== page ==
PIMP MY PUBLISHING: AN INTERVIEW WITH RANDOLPH CARTER
Recently I grabbed a few words with 3:AM's resident pseudonymous Tim Westwood lookalike and one man maverick publishing house Randolph Carter, as he prepares to launch (or unleash) his Neo-Attack operation on an unsuspecting publishing world still quaffing down the last glass of Shiraz and looking for the last vol-au-vent:
3:AM: You seem to bring a singular dynamism to the 3:AM events you've compered for the past few years, is this something you take into the Neo-Attack project you've just founded?
RC: What I'm doing at the 3:AM events is trying to get people to hear what other authors are trying to do. At Neo-Attack there's a need for everyone to be handed a pen so they can start writing on the books. They're like puzzles, like mazes and are the sort of books that people should read and write. Usually you get to just read. So that's new already. The books are very cool to me. They look good. Feel good. They were done fast. There was no time to worry about anything. Even before they got out they were making waves. They've already run up against censorship. People in uniforms took one look at the cover pics and called it 'porn'. That was OK. But stopping it from coming into the UK, that was idiotic.
The energy comes from the books. They're upsetting for all sorts of reasons. Those who want to know what they're getting will be upset. Those who want just one thing again and again will be upset. Those who want one book at a time will be upset. I mean, think what reviewers will have to do, if they can be bothered to review them. Eleven books and all of them pretty different from each other. All by the same author! It's an assault on the idea of the usual man or woman of letters who manages to artfully produce one book every year or every five years or whatever. This is one guy and eleven books in one go. Publishers won't be queuing to sign this guy up, will they? They'd have to publish too many at a time and have no idea how to do it. Jeremy Reed works like this and he's a genius too. It's industrial almost. But then there's the lack of mass copies. A hundred copies per title. Limited edition, limited run. The usual restrictions. So that turns the whole thing back again into something else. It'll upset a lot of people. Of course, most people will just ignore it. So actually, it'll upset more or less no one. That's cool. All it takes is for one great reader.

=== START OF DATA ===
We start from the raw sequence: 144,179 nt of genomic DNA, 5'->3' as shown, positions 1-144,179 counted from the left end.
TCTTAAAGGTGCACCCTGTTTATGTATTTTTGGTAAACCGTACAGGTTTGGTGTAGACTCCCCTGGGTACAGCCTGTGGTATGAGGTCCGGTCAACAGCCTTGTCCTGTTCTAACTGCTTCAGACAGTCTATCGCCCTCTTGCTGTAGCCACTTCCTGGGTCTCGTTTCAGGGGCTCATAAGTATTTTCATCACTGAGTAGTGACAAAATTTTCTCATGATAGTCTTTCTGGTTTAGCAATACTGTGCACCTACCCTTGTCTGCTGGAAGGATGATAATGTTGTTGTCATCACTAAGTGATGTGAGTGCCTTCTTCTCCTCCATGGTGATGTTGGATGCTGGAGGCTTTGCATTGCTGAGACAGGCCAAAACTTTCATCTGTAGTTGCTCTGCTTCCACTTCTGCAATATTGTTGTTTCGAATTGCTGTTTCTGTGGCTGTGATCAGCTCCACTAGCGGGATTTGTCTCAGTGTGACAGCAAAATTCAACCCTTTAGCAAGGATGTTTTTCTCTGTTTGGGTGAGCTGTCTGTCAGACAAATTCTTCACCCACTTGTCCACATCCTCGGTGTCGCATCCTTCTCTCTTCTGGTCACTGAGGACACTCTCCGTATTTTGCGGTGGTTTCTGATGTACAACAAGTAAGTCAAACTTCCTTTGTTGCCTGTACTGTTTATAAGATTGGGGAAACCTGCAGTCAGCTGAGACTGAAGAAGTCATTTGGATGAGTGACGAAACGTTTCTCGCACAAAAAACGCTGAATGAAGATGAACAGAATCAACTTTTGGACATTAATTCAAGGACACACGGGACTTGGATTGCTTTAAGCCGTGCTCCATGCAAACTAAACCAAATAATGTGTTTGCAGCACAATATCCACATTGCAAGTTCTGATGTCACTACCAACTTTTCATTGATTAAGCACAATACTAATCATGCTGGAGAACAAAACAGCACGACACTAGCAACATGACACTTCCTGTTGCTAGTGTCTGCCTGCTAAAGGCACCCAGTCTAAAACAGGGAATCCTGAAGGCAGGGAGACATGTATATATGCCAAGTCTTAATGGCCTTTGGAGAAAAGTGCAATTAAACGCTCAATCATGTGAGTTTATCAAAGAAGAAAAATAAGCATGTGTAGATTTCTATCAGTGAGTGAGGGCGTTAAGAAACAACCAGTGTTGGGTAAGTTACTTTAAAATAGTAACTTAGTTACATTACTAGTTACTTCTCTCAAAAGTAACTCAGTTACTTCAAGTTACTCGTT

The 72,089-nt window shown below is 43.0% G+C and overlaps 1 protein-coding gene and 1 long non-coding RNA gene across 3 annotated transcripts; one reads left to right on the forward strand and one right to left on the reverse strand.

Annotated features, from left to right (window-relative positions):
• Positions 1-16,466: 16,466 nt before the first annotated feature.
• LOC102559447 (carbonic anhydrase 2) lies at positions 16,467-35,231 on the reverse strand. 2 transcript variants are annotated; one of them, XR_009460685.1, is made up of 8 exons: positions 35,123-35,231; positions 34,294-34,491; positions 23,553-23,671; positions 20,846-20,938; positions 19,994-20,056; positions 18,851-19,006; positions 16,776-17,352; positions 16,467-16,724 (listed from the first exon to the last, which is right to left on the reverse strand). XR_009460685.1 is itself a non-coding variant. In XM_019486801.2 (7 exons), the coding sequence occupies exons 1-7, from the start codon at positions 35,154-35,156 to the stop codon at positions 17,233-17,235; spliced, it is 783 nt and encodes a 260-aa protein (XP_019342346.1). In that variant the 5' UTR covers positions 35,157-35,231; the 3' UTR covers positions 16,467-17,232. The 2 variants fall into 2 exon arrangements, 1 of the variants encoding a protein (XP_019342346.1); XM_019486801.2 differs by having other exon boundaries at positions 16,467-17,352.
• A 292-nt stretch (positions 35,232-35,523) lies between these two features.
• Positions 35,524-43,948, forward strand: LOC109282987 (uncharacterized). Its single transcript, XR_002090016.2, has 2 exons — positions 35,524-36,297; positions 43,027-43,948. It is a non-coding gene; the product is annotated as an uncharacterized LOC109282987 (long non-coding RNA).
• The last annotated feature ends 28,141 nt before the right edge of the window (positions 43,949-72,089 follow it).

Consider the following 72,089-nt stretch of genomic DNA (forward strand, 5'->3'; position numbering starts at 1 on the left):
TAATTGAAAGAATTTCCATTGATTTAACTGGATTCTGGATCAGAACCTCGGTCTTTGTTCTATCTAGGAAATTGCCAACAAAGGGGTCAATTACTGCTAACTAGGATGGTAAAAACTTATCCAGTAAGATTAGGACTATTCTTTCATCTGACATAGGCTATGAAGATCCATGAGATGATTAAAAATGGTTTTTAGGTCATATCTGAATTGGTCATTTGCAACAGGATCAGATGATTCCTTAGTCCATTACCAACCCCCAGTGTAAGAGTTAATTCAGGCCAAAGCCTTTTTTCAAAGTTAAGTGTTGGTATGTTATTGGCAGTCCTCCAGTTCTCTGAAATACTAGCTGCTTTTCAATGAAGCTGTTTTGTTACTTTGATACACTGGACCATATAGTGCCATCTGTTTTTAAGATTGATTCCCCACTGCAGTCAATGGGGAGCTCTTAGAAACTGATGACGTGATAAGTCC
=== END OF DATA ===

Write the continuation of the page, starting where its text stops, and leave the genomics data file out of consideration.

Credit to 3:AM for picking it up, and Scarecrow and those outfits that take a risk with their reading. They've got their eyes open even if they don't like everything they see. But with this stuff, there's a lot of variety so they can pick and choose. There's no way you can compare Weird Bottle, say, to 8 Billion Vinnie Jones'. So there's a lot of scope for people to have fun reading and then writing.
3:AM: Most people won't be familiar with any of this, so what's the idea behind Neo-Attack?
RC: No one will be familiar with any of this. The game was to get ten novels and a collection of short stories out all at once. Quality production values for the books and no editing as such. The books can be read individually but of course they're all related. A decent reader will soon be able to un-tangle the puzzle. Hopefully there'll be some decent readers! They were written fast. Put out fast. Hopefully they'll disappear more slowly. I think that the quality of the writing is very good. Pretty good width too. The influences are all in the books and the stories. I think the major writers have to sit up and notice this stuff. It's not messing about. If there's anyone you rate then he or she will be in here. But the idea is that it's not asking for any favours. The mainstream publishers don't have any control over this. Nor the outlets. Distribution's no problem -- we'll sell them to anyone we meet. If we can't we'll give them to friends. They'll get out there on their own. And places like 3:AM Magazine help. It's like the pamphlet culture in the late eighteenth early nineteenth century. Hazlitt and all that. Tom Paine later. Small groups and individuals pumping out strange dissenting stuff. But I think all sorts of people are heroic. Some of them are writers but not all. I like teachers, all the good ones. And I know a particularly great fireman.
3:AM: Being blunt, aren't you just riding on the coat-tails of Steven Wells' Attack! Books? Those authors [Stewart Home, Tony White] got this pulp indulgence out of their system six years ago and then moved on.